From Melissa Doolin-Koehne, Executive Director, Sales and Industry Relations, Black Box Intelligence

​Everywhere you turn there is another story. There is simply no escaping the sadness overtaken the restaurant industry and the staggering number of jobs, careers and lives impacted. I was personally having such a hard time, I decided one day that the only way for me to deal with this sadness is to just focus on the good I could find. Growing up and spending my career in the restaurant industry has taught me that the soul of our industry is providing. Providing meals, jobs, a safe place to relax, celebrate, love. We are natural providers. In my effort to look for and focus on good news, I created a LinkedIn group called “Some Good News,”  where we can share the best stories of how we are providing for our communities, employees and customers.

I then searched for companies that have not only not only been providers of good during this crisis but have a track record of doing well by doing good. Black Box Intelligence™ has been honoring leaders and companies who have built a legacy of providing at our annual conference for over 20 years. We have showcased them as role models for us all, so many great leaders and companies. When I first read that our Legacy Award Winner Kent Taylor, CEO of Texas Roadhouse was one of the first CEOs to give up his salary to help his employees, I was not surprised. He has spent decades putting his team first, providing not only a very profitable and successful business, but a business that takes care of their own.

“We treat each other like family, and we take care of each other like family.”

In 2005, Texas Roadhouse created their own 501 C3 called Andy’s Outreach. I was able to talk to the full-time team that manages the non-profit about the program and how they are managing right now during the COVID-19 impact. Since the inception of Andy’s Outreach, they have granted $14.6 million in assistance to over 10,000 employees. When asked about the secret to such a successful employee led campaign the answer was unanimous. “We treat each other like family, and we take care of each other like family.” This really comes from the leadership of the company down to restaurant team members.  The entire senior team contributes significantly to the program and that commitment has not waned even when salaries have been cut. There is a very high percentage of team members that contribute and that ranges anywhere from $.50 -$1.00 per pay period to larger contributions from managing partners and executive team members. The funds are all voluntary and the company provides information about the impact of Andy’s Outreach to every new team member during orientation. It is ingrained in the culture of taking care of each other.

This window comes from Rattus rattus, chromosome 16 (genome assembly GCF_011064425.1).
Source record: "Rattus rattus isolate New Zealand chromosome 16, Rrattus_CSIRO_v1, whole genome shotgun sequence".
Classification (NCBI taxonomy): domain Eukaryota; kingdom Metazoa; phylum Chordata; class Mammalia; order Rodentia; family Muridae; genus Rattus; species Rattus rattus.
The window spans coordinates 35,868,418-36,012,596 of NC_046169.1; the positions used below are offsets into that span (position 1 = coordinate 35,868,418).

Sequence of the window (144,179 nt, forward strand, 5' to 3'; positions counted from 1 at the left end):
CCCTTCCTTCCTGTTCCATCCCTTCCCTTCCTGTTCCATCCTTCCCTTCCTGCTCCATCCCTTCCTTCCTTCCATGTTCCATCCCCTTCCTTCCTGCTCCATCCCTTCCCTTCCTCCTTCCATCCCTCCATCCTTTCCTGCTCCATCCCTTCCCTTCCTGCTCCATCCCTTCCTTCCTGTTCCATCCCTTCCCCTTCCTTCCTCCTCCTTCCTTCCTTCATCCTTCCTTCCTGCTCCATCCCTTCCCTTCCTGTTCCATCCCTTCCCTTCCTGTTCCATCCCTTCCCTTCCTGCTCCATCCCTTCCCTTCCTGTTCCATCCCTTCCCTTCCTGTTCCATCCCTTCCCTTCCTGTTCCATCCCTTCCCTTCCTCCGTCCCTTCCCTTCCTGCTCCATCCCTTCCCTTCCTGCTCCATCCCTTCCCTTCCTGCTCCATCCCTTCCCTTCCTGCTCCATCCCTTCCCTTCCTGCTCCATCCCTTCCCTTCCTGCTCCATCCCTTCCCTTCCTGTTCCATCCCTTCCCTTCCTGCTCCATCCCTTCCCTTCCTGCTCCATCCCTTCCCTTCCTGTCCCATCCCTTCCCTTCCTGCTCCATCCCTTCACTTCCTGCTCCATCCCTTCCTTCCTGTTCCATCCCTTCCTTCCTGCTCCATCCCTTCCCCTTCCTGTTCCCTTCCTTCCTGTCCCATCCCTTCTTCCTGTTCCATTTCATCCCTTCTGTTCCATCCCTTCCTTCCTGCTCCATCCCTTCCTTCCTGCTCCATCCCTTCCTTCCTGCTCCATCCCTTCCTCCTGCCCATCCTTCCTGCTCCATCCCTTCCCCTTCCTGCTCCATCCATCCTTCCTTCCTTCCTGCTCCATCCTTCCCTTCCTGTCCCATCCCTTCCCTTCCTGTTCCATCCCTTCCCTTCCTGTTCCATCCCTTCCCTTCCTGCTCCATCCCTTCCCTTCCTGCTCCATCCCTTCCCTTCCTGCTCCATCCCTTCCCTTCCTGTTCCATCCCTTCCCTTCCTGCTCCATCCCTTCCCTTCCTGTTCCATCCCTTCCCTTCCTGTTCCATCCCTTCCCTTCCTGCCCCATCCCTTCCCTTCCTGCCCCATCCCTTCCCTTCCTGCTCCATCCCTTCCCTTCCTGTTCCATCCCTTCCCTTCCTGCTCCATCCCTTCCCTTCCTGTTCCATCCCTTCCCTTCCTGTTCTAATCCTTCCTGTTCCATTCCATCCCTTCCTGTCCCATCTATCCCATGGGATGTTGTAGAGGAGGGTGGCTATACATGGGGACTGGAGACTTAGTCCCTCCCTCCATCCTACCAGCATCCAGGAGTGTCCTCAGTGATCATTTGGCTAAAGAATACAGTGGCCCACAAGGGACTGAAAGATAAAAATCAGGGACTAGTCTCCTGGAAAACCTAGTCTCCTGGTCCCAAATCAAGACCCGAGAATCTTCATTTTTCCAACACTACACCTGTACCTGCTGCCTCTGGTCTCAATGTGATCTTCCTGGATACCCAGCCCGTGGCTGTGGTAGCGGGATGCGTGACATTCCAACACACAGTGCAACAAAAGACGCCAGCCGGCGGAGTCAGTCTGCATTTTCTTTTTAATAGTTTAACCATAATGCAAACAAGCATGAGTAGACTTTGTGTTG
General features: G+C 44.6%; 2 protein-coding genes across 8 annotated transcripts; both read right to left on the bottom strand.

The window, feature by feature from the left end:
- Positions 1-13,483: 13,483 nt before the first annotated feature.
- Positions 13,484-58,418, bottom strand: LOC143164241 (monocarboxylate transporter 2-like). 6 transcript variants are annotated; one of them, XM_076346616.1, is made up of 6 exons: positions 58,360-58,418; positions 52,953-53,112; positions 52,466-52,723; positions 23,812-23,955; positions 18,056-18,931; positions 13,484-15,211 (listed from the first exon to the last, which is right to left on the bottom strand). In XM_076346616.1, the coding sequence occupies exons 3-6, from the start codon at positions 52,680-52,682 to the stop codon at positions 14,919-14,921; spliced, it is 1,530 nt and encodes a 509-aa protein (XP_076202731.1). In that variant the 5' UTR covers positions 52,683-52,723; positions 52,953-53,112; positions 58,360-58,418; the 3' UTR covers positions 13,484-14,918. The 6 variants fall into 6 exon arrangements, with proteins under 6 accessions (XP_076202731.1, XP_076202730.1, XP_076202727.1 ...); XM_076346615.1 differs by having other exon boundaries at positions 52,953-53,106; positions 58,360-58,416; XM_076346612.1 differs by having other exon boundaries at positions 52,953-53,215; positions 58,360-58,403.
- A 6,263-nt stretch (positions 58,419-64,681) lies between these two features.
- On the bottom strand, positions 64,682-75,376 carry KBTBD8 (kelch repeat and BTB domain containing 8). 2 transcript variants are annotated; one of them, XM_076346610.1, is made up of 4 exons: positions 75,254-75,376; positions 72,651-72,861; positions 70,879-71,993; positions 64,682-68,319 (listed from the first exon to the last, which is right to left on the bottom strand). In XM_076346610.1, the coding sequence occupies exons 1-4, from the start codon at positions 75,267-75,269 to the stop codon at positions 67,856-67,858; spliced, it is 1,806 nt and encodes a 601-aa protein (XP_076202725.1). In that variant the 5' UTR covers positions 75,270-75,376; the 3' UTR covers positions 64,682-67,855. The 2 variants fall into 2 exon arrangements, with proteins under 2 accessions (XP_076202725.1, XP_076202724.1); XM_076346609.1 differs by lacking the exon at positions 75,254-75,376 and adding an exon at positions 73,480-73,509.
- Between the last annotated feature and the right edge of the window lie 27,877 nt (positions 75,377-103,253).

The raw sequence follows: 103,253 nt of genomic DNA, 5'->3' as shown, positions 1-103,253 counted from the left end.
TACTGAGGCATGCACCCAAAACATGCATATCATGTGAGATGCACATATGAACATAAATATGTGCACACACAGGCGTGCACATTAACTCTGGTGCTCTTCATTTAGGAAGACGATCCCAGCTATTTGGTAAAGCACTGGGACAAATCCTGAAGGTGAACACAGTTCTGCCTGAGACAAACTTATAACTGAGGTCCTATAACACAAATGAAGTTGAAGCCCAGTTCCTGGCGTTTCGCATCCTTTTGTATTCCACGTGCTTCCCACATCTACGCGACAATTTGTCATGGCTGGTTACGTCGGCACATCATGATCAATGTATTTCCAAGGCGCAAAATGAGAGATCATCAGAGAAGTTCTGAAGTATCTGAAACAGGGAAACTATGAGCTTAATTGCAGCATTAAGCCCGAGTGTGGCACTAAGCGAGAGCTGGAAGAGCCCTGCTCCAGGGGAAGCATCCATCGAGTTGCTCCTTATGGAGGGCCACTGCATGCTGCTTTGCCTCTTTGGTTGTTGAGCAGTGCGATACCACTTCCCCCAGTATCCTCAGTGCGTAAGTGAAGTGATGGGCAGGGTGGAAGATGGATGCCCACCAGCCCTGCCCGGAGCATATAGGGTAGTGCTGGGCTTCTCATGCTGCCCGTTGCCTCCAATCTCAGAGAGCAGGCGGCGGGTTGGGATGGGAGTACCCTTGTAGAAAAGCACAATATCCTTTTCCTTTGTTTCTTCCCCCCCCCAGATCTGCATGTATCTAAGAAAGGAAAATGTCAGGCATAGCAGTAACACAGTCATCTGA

In response to COVID-19 the team shortened the grant process so they could help follow Roadies quickly. In response so far, they have granted over $567,000 to over 900 employees. The leadership team is dedicated to make sure they continue to keep the Andy’s Outreach funds available to those who need the help.

I was also not surprised that a company that treats their employees like family is also pivoting towards success in a time when so many are struggling to keep the doors open. Kent Taylor penned a letter to his fellow Roadies and customers that sums up the success in just a few short paragraphs. Kent and the Texas Roadhouse team are true providers and will not only will survive this but thrive with loyal team members and guests. As Kent describes Texas Roadhouse so well “We are just a people company that happens to serve steaks.” Imagine if we all took this business approach.

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